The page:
The Ogdensburg Council unanimously approved an online auction resolution Oct. 28,to sell surplus property no longer needed for public use.
Council President Michael Nardini was absent.
Borough Attorney Robert McBriar said a number of municipalities use online auctions, and currently, Ogdensburg is selling: a 1996 Ford dump truck, 2000 New Holland backhoe, 1994 GMC sub wagon, and 1987 Beauthling roller engine.
Councilman Anthony Nasisi said the borough engineer is finalizing borough hall roof specifications in preparation for securing bids.
Councilwoman Rachel Slater said they hope to complete the Employee Handbook draft by December for council review.
Councilman Peter Opilla said the cost of five retirees’ insurance went up 2 percent from $254 to $282 per month due to paying for a mandatory opioid treatment plan, while the cost of current employees’ state insurance will go down.
Opilla also said he will review a possible employee dental and vision plan in order to save the borough money, per Slater’s recommendation.
Mayor George Hutnick said some of the Clean Community Grants will be used to buy residents insulated, green shopping bags saying, “We Choose to Reuse, Borough of Ogdensburg.” He also said the bags are through the N.J. Clean Communities Council and N.J. Food Council. Officials agreed to buy 1,000 bags at around $2.54 per bag.
Hutnick said Chief Stephen Gordon will move quickly to secure a police officer candidate to be trained. He said the borough hopes to have a new police officer by August, if not sooner.
Additionally, Hutnick reported that Gordon said the borough received 61 pounds of medication during the drug take-back program.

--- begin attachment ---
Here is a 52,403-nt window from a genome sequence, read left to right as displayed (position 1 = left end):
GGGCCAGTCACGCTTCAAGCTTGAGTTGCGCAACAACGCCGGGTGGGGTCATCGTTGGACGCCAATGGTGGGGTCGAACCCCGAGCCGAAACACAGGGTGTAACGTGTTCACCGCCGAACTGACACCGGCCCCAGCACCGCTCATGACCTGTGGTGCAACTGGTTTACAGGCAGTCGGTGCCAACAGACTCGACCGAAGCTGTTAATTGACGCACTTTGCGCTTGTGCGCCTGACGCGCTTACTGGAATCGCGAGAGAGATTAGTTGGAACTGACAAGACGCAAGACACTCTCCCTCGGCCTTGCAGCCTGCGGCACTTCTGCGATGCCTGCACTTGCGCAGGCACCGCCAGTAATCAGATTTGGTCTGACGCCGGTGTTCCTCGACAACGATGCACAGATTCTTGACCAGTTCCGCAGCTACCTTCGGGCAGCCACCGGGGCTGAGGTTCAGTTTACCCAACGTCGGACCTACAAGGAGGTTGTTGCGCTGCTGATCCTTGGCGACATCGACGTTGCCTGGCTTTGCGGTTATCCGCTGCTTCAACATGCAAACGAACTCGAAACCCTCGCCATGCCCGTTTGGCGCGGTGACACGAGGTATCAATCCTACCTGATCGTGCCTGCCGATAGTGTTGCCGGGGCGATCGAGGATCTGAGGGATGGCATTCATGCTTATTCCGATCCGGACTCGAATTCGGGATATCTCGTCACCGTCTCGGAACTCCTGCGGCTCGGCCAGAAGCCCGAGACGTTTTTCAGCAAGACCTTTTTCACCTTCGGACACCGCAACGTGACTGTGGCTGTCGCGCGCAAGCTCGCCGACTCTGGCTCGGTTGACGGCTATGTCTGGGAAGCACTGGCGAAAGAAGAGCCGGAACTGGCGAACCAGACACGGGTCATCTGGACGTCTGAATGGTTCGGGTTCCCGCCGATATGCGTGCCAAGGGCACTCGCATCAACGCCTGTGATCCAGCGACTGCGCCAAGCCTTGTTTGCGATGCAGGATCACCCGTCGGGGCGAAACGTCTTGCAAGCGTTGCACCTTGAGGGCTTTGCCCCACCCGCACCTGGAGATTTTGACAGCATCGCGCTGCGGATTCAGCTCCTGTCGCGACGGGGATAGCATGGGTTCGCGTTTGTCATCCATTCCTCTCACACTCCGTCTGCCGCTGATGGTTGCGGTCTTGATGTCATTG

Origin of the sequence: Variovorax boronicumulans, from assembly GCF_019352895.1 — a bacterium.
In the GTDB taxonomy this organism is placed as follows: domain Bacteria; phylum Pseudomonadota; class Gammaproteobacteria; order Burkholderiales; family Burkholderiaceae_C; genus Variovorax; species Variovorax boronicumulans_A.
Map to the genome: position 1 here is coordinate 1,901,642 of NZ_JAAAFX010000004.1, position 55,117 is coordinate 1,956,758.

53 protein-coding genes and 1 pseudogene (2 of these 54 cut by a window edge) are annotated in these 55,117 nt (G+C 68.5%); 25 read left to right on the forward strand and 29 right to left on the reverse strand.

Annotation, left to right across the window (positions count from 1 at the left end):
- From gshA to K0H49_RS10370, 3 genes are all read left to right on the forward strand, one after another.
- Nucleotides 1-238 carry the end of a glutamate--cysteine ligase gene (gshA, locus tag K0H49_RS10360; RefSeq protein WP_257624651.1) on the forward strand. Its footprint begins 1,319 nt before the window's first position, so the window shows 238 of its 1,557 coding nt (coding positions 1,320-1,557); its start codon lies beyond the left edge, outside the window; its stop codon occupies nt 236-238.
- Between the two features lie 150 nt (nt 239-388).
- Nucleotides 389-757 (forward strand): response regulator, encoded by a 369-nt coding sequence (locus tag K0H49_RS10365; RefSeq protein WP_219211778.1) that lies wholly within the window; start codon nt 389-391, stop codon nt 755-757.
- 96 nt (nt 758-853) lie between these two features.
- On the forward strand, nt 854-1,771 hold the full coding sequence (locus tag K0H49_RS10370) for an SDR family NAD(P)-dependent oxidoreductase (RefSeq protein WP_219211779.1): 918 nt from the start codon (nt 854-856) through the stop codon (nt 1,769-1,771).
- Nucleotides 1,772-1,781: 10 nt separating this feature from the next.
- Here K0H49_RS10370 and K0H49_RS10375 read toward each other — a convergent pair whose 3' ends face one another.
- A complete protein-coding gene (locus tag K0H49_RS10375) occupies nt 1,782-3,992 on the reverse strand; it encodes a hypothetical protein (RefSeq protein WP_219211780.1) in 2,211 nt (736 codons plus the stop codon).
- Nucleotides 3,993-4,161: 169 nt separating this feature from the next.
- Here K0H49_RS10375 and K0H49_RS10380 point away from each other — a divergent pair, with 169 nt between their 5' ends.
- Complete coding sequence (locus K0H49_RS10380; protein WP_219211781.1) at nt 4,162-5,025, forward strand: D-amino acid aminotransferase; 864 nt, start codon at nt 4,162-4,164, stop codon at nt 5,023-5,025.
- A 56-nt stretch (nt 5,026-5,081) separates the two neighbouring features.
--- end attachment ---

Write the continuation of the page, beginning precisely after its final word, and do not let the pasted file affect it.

School Superintendent David Astor asked about an ordinance to ticket people violating the school driving policy of dropping off and picking up students in the horseshoe parking area. Astor said parents should use the north or south parking lot for drop-off and pickup, even if students are late.
McBriar said he would speak with Gordon to develop an ordinance.
Resident Vicki Schroeder said the Haunted Mine Tour was the best ever, and the eighth grade will go to Boston for free. Before receipts were taken out, she continued, they made around $9,500. Schroeder also thanked the town, fire department, first aid squad, police department, and Historical Society. She said it means a lot to have a community event where everyone helps, and next year’s Haunted Mine Tour will be Oct. 23 and 24.
Astor also thanked the council and community for their support of the students. He said it is great to see the town rally behind an event and for the school to partner with the Sterling Hill Mine Museum, “a phenomenal place.” Furthermore, he said the Sterling Hill Mine has been very supportive in working with students, donating to the school, and opening their doors for the students to go to Boston free for three years in a row.
Slater said Brick & Brew will host an all day Thanksgiving Eve dining, in order to donate proceeds toward the seventh grade’s Boston trip next year.